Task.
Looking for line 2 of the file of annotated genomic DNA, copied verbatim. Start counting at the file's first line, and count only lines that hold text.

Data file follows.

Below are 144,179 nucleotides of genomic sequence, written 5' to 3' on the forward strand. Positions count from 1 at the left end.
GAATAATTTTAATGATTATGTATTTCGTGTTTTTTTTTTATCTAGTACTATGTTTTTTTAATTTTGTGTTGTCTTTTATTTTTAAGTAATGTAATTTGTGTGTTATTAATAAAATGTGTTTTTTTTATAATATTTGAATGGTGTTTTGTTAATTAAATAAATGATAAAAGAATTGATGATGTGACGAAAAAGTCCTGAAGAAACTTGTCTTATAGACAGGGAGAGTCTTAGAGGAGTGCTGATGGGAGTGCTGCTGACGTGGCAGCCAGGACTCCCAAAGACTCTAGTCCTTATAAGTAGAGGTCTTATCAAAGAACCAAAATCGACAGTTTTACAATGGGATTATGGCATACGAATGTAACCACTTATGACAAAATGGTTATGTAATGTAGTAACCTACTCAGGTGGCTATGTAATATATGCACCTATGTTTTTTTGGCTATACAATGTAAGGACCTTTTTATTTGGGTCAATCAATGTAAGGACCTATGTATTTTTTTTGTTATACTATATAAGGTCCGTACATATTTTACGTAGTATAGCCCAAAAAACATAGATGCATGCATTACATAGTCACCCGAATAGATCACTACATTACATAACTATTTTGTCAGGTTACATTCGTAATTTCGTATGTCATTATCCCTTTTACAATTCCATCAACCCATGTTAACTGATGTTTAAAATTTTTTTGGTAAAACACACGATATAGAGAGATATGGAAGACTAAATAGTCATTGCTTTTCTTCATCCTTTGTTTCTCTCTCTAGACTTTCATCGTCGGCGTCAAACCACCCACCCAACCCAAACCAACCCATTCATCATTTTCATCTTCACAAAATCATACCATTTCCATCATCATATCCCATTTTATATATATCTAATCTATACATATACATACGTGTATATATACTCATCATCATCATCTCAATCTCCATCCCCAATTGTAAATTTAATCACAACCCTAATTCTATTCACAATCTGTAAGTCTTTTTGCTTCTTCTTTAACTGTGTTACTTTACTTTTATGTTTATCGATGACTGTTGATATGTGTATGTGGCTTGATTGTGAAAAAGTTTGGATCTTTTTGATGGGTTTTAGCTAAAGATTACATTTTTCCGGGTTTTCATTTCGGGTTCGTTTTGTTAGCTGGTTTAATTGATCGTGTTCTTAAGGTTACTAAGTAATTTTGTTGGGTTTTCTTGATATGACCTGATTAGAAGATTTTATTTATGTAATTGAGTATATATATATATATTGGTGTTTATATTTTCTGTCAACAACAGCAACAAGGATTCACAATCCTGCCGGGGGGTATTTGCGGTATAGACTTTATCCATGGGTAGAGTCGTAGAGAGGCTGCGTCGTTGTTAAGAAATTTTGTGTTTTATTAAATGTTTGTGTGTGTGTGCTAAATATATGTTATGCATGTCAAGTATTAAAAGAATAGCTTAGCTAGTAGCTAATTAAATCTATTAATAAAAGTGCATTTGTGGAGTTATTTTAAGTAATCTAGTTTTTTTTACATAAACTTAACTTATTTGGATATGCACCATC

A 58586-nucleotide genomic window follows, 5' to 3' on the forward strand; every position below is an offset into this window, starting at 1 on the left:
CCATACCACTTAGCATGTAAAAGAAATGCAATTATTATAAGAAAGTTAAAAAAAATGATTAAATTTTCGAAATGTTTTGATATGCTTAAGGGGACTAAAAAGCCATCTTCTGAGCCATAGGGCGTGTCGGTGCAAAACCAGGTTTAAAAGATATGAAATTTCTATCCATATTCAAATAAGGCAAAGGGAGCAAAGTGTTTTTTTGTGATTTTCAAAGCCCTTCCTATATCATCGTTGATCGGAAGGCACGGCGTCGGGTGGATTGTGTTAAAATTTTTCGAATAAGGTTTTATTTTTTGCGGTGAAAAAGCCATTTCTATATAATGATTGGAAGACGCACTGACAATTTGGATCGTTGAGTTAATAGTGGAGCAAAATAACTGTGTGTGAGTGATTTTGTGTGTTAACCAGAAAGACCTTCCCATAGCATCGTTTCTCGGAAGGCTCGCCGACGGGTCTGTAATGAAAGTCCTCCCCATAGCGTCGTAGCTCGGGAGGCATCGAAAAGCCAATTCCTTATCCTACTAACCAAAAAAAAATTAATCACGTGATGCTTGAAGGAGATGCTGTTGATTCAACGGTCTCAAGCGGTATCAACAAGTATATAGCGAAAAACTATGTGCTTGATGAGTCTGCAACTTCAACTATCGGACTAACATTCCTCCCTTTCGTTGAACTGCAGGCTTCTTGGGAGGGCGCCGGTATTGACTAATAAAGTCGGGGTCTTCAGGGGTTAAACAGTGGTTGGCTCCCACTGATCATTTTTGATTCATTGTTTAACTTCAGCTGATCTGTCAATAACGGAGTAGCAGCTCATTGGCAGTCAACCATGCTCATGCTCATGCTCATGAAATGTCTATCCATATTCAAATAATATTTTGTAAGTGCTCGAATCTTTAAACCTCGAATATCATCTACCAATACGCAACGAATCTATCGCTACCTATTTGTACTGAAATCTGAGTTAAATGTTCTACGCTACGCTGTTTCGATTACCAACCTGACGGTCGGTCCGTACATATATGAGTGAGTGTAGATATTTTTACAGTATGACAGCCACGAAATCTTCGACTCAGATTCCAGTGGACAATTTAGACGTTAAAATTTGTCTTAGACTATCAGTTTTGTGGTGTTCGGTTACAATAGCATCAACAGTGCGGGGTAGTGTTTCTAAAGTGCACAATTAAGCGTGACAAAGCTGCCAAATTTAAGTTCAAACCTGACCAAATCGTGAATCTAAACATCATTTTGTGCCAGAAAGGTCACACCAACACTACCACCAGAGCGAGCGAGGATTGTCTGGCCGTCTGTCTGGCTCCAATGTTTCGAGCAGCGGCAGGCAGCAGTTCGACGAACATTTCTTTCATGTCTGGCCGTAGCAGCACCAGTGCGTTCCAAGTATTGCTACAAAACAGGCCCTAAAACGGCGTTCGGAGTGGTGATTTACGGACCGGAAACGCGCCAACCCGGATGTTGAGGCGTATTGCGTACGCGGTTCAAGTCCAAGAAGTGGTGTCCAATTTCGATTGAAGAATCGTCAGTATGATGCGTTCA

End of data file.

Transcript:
GAATAATTTTAATGATTATGTATTTCGTGTTTTTTTTTTATCTAGTACTATGTTTTTTTAATTTTGTGTTGTCTTTTATTTTTAAGTAATGTAATTTGTGTGTTATTAATAAAATGTGTTTTTTTTATAATATTTGAATGGTGTTTTGTTAATTAAATAAATGATAAAAGAATTGATGATGTGACGAAAAAGTCCTGAAGAAACTTGTCTTATAGACAGGGAGAGTCTTAGAGGAGTGCTGATGGGAGTGCTGCTGACGTGGCAGCCAGGACTCCCAAAGACTCTAGTCCTTATAAGTAGAGGTCTTATCAAAGAACCAAAATCGACAGTTTTACAATGGGATTATGGCATACGAATGTAACCACTTATGACAAAATGGTTATGTAATGTAGTAACCTACTCAGGTGGCTATGTAATATATGCACCTATGTTTTTTTGGCTATACAATGTAAGGACCTTTTTATTTGGGTCAATCAATGTAAGGACCTATGTATTTTTTTTGTTATACTATATAAGGTCCGTACATATTTTACGTAGTATAGCCCAAAAAACATAGATGCATGCATTACATAGTCACCCGAATAGATCACTACATTACATAACTATTTTGTCAGGTTACATTCGTAATTTCGTATGTCATTATCCCTTTTACAATTCCATCAACCCATGTTAACTGATGTTTAAAATTTTTTTGGTAAAACACACGATATAGAGAGATATGGAAGACTAAATAGTCATTGCTTTTCTTCATCCTTTGTTTCTCTCTCTAGACTTTCATCGTCGGCGTCAAACCACCCACCCAACCCAAACCAACCCATTCATCATTTTCATCTTCACAAAATCATACCATTTCCATCATCATATCCCATTTTATATATATCTAATCTATACATATACATACGTGTATATATACTCATCATCATCATCTCAATCTCCATCCCCAATTGTAAATTTAATCACAACCCTAATTCTATTCACAATCTGTAAGTCTTTTTGCTTCTTCTTTAACTGTGTTACTTTACTTTTATGTTTATCGATGACTGTTGATATGTGTATGTGGCTTGATTGTGAAAAAGTTTGGATCTTTTTGATGGGTTTTAGCTAAAGATTACATTTTTCCGGGTTTTCATTTCGGGTTCGTTTTGTTAGCTGGTTTAATTGATCGTGTTCTTAAGGTTACTAAGTAATTTTGTTGGGTTTTCTTGATATGACCTGATTAGAAGATTTTATTTATGTAATTGAGTATATATATATATATTGGTGTTTATATTTTCTGTCAACAACAGCAACAAGGATTCACAATCCTGCCGGGGGGTATTTGCGGTATAGACTTTATCCATGGGTAGAGTCGTAGAGAGGCTGCGTCGTTGTTAAGAAATTTTGTGTTTTATTAAATGTTTGTGTGTGTGTGCTAAATATATGTTATGCATGTCAAGTATTAAAAGAATAGCTTAGCTAGTAGCTAATTAAATCTATTAATAAAAGTGCATTTGTGGAGTTATTTTAAGTAATCTAGTTTTTTTTACATAAACTTAACTTATTTGGATATGCACCATC